C) This represents the first complete effort to separate the intrinsic abilities of teams from their contexts, while being able to reproduce real-world statistics with a high degree of accuracy. One of the problems with Baseball Prospectus's EqR statistic is that while it is a fairly aggressive attempt to put all players on a level playing field, it does not in any way model actual run scoring (it's not intended to...it's a conceptualized ideal league environment based on the average EqA being .260), so it's not particularly useful for doing any kind of top-down win analysis (you can't use EqR to predict how many runs a team will score and allow). The FSIA not only places players on a level playing field...it models the real world too.

**THE ACCURACY OF REAL-WORLD MODELLING WITH THE FSIA**

Using run differential data totalled up for each league and season, we were able to determine a series of encouraging error-statistics that we hope will make it clear that the FSIA is a highly accurate intrinsic analysis tool for use in real-world modelling.

First we tested its' ability to accurately reproduce league run scoring results from the componants. The largest discrepencies we found when comparing real-world run scoring totals to the FSIA generated RS was 68 runs. The error range was -68 to +49. To put this in clearer terms, on a per game basis, the error range was -0.030 to +0.027 R/G. In the worst case scneario, we're talking about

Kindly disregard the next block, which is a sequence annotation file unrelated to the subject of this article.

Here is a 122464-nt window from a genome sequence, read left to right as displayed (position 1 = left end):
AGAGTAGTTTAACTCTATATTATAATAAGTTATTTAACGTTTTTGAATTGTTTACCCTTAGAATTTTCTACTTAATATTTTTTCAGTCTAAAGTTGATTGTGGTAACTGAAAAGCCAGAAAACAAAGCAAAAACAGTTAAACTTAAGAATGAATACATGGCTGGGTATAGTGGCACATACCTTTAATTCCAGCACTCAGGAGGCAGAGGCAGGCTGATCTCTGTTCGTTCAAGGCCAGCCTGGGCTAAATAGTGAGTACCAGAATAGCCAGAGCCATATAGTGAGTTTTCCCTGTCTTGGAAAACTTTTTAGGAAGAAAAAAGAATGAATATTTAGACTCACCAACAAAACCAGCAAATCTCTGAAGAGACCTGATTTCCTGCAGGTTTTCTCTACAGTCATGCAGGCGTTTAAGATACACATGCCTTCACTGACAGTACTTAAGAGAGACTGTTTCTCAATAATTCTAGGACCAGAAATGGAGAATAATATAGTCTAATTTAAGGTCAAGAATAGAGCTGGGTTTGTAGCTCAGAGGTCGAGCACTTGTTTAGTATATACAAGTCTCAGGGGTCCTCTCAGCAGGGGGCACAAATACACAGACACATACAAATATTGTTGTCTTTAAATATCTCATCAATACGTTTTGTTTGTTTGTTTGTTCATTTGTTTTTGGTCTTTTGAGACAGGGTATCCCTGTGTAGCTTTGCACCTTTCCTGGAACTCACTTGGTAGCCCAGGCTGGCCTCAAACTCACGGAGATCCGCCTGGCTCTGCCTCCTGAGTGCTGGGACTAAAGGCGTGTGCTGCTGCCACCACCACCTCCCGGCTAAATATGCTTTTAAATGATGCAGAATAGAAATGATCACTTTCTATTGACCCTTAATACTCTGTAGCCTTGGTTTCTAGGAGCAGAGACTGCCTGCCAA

*maybe*a 1% error (more likely closer to half a percent). The root-mean-square-error (standard deviation of the error) was a mere 8.7 runs. In an average league which scores something like 8,000-11,000 runs!!

Next we tested its' ability to accurately predict runs scored and allowed by teams. We expected a larger error here, because the fewer games you have in a sample, the more the Law of Succession will play a part in pulling that sample variable toward the mean. This model will tend to underestimate the spread of run differentials in the case of extreme teams, partially because it is a proper statistical question whether we have seen the entire distribution of outcomes when the sample is reduced in size to 162 or 154 games (in most cases), and partially because in the case of extreme teams, we begin to run into a new error source which we are working toward correcting and which will be discussed in our future research plans below.

In any event, we did get a larger error here, but it was far smaller than even I had expected. The error range was -47 runs to +52 runs...or in terms of runs per game...-0.315 to +0.326 runs/game. In the worst case scenario we're looking at something like a 6-8% error, but this wasn't all that common.

The RMSE for team offenses was 14.7 R and is was 20.4 R for team defenses. Given that the average team scores and allows about 770 runs over the course of major league history, the "typical" error is something more like 2-3%.

That error shouldn't really even fully be called error, since, particularly in the case of teams with shorter schedules or extreme teams, all laws of probability suggest that a center-pull is wise (there is an increased probability that what we've seen out of a team with a shorter schedule or an extreme team is just a part of the distribution and that if those games were replayed under identical conditions, a somewhat less severe result would occur).